eyes roaming the room for escape routes.

At one point the performer sticks her head out of a hatch in the van and asks for help. At another time the performer simply stares out of the window. She looks out and I follow her gaze, looking out. You are both looking for the woman in red gloves and a new lilac leather jacket, (not this worn, withered one) enjoying the fountain and the cutting pleasure of the rain. At that point the performer looks at you. It's a questioning gaze asking who she is and who you are. Neither of us know. But what’s the big deal? In the past, we are told, we would have looked after our loved ones or relatives without being a ‘carer’. Care would have been just one part of the flow of family life. We imagine somehow that in the past ‘caring’ was less burdensome. This is unlikely, but perhaps in the past you were less likely to ‘care’ on your own- facing the desperate binary interchange of ‘you’ and ‘me’. Perhaps in the past the carer didn’t sit on an uncomfortable perimeter between professionalised ‘carer’ and loved one. Or maybe care is harder now because in the past there was less notion of a ‘personal life’ to lose.

Several times, things are pushed rapidly in and out of an ubiquitous blue plastic bag. The performer rushes between spaces; coat on, coat off. There’s a moment when she frantically tugs at her jacket to get it on or off. Its that stupid scenario when you know you would progress more if you went slowly and did the zip properly, but that would be to give in. The performer has to fight, in a niggling head-on collision with stuff. I know that zip scenario well, it is comparable with the moment when you bang your head on the car door, or catch your sleeve on the door handle. These are ‘innocent’ material conflicts but they are also valves where a whole vast silo of frustration is liable to pour out. Its interesting how we can hold it together through a whole load of meetings with doctors or arguments with social services, but the fight with the zip can reduce us to hot tears. In the van there are acts that are significant and effortful. There is a key moment when the performer blows up a balloon, sticks it in a bag with some other ones, then attempts, holding onto the thin tracks on the ambulance ceiling, to stand on the balloons. It feels like the top of a crescendo, but to some extent it is lost on me as I’m still struggling to process something much more banal that happened just before. The performer tips out the balloons and asks me to choose one. I chose a long pink one, like a deflated finger. The performer picks one exactly the same. I don’t know if this ‘copying’ was deliberate or unconscious but it takes my breath away. It is an enormous act of empathy. When I was a child I fell out with a best friend because I said my favourite colour was brown, just like hers. My friend was angry because she didn’t want me to copy, seeing it as some kind of lack on my behalf. My friend didn’t understand that copying is an act of great love and admiration. In the moment the performer choses the same balloon as me I’m undone, suddenly overwhelmed by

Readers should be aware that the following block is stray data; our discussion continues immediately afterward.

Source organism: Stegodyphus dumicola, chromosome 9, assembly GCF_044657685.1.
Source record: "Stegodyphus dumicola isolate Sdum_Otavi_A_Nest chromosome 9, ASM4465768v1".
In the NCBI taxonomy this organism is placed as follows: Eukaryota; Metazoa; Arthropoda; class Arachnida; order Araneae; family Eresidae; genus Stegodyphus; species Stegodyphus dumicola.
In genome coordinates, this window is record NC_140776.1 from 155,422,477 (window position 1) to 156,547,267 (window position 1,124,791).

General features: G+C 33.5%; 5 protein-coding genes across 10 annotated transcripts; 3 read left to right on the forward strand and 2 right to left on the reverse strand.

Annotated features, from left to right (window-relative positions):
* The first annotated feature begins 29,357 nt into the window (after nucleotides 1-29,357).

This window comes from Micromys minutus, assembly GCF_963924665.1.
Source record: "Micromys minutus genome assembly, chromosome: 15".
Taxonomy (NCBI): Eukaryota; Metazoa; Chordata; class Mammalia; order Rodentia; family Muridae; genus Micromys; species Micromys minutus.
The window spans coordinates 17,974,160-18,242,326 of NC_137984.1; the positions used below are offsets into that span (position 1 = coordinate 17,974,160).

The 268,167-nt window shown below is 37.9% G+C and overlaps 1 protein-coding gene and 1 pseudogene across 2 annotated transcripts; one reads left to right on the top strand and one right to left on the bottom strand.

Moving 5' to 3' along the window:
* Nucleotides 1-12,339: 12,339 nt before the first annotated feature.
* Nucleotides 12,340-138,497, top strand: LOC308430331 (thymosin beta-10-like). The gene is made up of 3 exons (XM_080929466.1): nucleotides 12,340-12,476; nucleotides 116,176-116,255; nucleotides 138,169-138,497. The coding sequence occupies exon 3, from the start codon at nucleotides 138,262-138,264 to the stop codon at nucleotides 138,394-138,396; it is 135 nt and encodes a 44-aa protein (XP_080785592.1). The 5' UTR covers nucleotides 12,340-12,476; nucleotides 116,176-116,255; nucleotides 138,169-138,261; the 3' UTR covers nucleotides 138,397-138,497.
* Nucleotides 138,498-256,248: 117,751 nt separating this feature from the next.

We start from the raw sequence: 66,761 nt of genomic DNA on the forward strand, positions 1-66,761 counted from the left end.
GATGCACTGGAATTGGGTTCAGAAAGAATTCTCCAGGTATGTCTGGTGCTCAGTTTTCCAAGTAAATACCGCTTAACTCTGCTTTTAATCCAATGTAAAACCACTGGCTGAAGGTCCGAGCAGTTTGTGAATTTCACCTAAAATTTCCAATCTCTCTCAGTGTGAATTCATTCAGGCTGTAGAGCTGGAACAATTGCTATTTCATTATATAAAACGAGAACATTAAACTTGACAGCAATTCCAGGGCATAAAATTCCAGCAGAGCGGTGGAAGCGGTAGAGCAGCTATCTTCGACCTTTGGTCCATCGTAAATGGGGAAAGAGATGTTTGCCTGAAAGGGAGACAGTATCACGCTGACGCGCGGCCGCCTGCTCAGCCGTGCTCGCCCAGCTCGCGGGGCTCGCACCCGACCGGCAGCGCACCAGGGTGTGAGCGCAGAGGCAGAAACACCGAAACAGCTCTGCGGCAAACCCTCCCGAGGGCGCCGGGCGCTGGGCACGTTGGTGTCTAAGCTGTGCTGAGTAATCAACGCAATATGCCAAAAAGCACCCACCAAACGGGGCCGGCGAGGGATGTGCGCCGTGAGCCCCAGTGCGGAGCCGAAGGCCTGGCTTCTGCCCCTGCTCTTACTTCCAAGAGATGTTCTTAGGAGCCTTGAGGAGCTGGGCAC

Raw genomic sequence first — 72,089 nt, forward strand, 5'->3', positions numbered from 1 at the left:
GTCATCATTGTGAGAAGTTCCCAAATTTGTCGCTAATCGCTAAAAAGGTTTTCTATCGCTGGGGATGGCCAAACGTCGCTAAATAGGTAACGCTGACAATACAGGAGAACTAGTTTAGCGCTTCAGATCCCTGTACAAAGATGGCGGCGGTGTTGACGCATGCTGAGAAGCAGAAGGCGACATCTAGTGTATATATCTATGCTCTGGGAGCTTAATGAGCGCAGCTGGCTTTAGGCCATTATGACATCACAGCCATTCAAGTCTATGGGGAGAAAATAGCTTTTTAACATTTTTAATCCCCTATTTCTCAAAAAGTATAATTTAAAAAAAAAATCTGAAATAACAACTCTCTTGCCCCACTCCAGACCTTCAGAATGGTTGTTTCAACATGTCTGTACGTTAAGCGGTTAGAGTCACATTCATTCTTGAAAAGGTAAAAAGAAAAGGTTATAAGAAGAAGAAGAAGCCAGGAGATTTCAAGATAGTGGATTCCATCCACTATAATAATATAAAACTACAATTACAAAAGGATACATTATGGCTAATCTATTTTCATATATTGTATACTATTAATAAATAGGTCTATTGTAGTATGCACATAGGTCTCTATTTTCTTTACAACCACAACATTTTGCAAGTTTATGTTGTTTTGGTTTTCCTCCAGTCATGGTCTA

elastic forces of attraction and repulsion.

Becky Shaw